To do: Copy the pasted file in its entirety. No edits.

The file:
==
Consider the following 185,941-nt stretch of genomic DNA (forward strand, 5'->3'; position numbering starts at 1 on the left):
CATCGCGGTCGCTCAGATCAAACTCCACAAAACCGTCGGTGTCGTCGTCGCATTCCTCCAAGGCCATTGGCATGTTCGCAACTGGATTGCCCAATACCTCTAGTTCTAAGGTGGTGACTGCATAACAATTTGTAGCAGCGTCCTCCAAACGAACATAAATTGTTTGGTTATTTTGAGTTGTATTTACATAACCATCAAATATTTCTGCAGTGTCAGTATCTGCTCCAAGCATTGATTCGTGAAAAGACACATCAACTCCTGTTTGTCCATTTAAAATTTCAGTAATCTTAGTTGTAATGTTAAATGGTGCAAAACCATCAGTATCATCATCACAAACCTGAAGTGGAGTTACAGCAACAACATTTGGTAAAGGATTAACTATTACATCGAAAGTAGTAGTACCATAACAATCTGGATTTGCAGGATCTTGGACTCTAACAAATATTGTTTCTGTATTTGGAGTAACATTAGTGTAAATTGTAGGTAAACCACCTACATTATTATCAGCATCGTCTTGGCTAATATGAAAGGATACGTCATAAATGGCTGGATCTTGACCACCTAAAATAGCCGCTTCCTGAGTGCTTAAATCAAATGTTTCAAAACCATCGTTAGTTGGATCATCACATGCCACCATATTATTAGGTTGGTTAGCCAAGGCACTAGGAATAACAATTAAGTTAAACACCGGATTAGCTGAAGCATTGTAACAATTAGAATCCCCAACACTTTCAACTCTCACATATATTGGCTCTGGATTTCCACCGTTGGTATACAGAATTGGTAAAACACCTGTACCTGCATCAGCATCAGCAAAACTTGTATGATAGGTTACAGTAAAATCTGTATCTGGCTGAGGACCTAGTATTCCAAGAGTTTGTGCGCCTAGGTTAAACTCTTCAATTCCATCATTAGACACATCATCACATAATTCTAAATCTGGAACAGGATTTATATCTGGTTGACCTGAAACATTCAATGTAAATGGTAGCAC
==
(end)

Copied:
Consider the following 185,941-nt stretch of genomic DNA (forward strand, 5'->3'; position numbering starts at 1 on the left):
CATCGCGGTCGCTCAGATCAAACTCCACAAAACCGTCGGTGTCGTCGTCGCATTCCTCCAAGGCCATTGGCATGTTCGCAACTGGATTGCCCAATACCTCTAGTTCTAAGGTGGTGACTGCATAACAATTTGTAGCAGCGTCCTCCAAACGAACATAAATTGTTTGGTTATTTTGAGTTGTATTTACATAACCATCAAATATTTCTGCAGTGTCAGTATCTGCTCCAAGCATTGATTCGTGAAAAGACACATCAACTCCTGTTTGTCCATTTAAAATTTCAGTAATCTTAGTTGTAATGTTAAATGGTGCAAAACCATCAGTATCATCATCACAAACCTGAAGTGGAGTTACAGCAACAACATTTGGTAAAGGATTAACTATTACATCGAAAGTAGTAGTACCATAACAATCTGGATTTGCAGGATCTTGGACTCTAACAAATATTGTTTCTGTATTTGGAGTAACATTAGTGTAAATTGTAGGTAAACCACCTACATTATTATCAGCATCGTCTTGGCTAATATGAAAGGATACGTCATAAATGGCTGGATCTTGACCACCTAAAATAGCCGCTTCCTGAGTGCTTAAATCAAATGTTTCAAAACCATCGTTAGTTGGATCATCACATGCCACCATATTATTAGGTTGGTTAGCCAAGGCACTAGGAATAACAATTAAGTTAAACACCGGATTAGCTGAAGCATTGTAACAATTAGAATCCCCAACACTTTCAACTCTCACATATATTGGCTCTGGATTTCCACCGTTGGTATACAGAATTGGTAAAACACCTGTACCTGCATCAGCATCAGCAAAACTTGTATGATAGGTTACAGTAAAATCTGTATCTGGCTGAGGACCTAGTATTCCAAGAGTTTGTGCGCCTAGGTTAAACTCTTCAATTCCATCATTAGACACATCATCACATAATTCTAAATCTGGAACAGGATTTATATCTGGTTGACCTGAAACATTCAATGTAAATGGTAGCAC